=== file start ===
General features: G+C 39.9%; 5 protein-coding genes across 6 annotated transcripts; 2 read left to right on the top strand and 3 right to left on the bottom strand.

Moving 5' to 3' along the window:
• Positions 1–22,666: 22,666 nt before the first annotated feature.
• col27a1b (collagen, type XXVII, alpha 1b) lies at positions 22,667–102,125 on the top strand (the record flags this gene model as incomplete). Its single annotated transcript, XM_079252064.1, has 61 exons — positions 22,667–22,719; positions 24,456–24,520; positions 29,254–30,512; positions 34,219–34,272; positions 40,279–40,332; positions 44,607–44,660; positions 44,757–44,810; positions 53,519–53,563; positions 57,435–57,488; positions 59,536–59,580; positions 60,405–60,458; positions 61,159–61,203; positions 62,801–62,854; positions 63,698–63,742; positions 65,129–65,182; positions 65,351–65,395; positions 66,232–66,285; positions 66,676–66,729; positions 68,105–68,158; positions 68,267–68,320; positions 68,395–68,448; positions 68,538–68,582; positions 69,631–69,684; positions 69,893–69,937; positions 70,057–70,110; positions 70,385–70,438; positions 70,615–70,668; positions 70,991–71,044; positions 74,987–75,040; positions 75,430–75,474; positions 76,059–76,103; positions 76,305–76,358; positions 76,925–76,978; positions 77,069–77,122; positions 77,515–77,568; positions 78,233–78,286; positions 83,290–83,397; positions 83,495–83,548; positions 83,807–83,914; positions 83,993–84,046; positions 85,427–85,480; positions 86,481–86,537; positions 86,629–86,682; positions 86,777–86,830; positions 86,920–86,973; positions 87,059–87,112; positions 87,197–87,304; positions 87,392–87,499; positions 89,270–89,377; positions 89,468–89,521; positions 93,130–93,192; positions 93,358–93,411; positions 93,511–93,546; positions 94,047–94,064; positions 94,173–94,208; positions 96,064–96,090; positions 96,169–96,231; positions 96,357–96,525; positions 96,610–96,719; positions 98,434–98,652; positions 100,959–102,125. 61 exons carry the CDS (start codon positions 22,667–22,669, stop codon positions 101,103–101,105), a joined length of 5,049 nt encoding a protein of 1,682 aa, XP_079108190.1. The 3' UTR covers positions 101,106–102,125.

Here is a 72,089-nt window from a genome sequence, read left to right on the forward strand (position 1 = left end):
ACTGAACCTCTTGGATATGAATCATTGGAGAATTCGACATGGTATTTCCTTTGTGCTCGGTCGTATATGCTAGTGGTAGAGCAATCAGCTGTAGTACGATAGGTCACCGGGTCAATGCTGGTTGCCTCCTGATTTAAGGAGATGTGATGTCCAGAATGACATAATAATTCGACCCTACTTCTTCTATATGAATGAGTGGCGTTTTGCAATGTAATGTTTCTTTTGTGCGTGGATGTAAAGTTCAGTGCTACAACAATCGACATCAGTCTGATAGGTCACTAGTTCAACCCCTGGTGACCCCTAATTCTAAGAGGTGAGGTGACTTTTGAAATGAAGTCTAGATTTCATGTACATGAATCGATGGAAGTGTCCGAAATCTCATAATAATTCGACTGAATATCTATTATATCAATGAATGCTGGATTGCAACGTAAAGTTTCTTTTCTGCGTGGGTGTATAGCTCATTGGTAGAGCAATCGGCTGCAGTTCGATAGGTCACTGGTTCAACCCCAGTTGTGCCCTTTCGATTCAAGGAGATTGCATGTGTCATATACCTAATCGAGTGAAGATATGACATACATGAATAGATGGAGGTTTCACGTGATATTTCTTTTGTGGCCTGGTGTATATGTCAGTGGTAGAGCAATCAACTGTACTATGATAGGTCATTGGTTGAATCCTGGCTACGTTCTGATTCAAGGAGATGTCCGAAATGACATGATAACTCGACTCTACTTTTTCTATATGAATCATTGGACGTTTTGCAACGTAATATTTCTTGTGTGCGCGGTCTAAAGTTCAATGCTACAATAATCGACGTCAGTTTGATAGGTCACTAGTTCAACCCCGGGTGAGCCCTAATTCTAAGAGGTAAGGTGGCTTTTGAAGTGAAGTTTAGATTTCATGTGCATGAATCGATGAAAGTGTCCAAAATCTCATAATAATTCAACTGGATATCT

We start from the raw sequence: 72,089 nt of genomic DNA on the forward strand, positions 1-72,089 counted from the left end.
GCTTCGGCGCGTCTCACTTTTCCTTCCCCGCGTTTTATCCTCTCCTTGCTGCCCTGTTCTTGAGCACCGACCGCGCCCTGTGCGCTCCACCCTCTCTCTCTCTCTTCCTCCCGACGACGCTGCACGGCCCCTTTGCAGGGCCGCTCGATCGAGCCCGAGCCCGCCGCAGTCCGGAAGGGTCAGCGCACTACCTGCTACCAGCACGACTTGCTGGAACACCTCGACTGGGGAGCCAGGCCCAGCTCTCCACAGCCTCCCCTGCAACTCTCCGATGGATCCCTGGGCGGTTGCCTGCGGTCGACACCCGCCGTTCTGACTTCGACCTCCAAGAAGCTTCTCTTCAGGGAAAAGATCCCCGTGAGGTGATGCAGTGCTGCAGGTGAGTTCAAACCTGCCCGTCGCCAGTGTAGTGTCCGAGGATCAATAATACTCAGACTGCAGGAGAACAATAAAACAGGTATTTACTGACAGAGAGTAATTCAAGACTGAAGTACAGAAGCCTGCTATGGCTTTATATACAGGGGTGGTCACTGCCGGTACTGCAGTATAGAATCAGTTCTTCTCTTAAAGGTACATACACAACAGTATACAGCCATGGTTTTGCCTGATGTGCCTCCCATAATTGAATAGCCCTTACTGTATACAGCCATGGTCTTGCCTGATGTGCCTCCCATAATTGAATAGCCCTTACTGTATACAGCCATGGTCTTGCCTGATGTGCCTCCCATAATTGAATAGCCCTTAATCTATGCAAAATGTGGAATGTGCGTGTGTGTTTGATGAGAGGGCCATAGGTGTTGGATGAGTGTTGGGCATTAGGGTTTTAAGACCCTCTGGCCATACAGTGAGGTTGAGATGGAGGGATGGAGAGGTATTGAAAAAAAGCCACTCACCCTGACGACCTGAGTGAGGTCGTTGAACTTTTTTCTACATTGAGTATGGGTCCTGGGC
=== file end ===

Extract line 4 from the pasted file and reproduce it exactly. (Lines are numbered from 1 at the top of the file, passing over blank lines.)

• col27a1b (collagen, type XXVII, alpha 1b) lies at positions 22,667–102,125 on the top strand (the record flags this gene model as incomplete). Its single annotated transcript, XM_079252064.1, has 61 exons — positions 22,667–22,719; positions 24,456–24,520; positions 29,254–30,512; positions 34,219–34,272; positions 40,279–40,332; positions 44,607–44,660; positions 44,757–44,810; positions 53,519–53,563; positions 57,435–57,488; positions 59,536–59,580; positions 60,405–60,458; positions 61,159–61,203; positions 62,801–62,854; positions 63,698–63,742; positions 65,129–65,182; positions 65,351–65,395; positions 66,232–66,285; positions 66,676–66,729; positions 68,105–68,158; positions 68,267–68,320; positions 68,395–68,448; positions 68,538–68,582; positions 69,631–69,684; positions 69,893–69,937; positions 70,057–70,110; positions 70,385–70,438; positions 70,615–70,668; positions 70,991–71,044; positions 74,987–75,040; positions 75,430–75,474; positions 76,059–76,103; positions 76,305–76,358; positions 76,925–76,978; positions 77,069–77,122; positions 77,515–77,568; positions 78,233–78,286; positions 83,290–83,397; positions 83,495–83,548; positions 83,807–83,914; positions 83,993–84,046; positions 85,427–85,480; positions 86,481–86,537; positions 86,629–86,682; positions 86,777–86,830; positions 86,920–86,973; positions 87,059–87,112; positions 87,197–87,304; positions 87,392–87,499; positions 89,270–89,377; positions 89,468–89,521; positions 93,130–93,192; positions 93,358–93,411; positions 93,511–93,546; positions 94,047–94,064; positions 94,173–94,208; positions 96,064–96,090; positions 96,169–96,231; positions 96,357–96,525; positions 96,610–96,719; positions 98,434–98,652; positions 100,959–102,125. 61 exons carry the CDS (start codon positions 22,667–22,669, stop codon positions 101,103–101,105), a joined length of 5,049 nt encoding a protein of 1,682 aa, XP_079108190.1. The 3' UTR covers positions 101,106–102,125.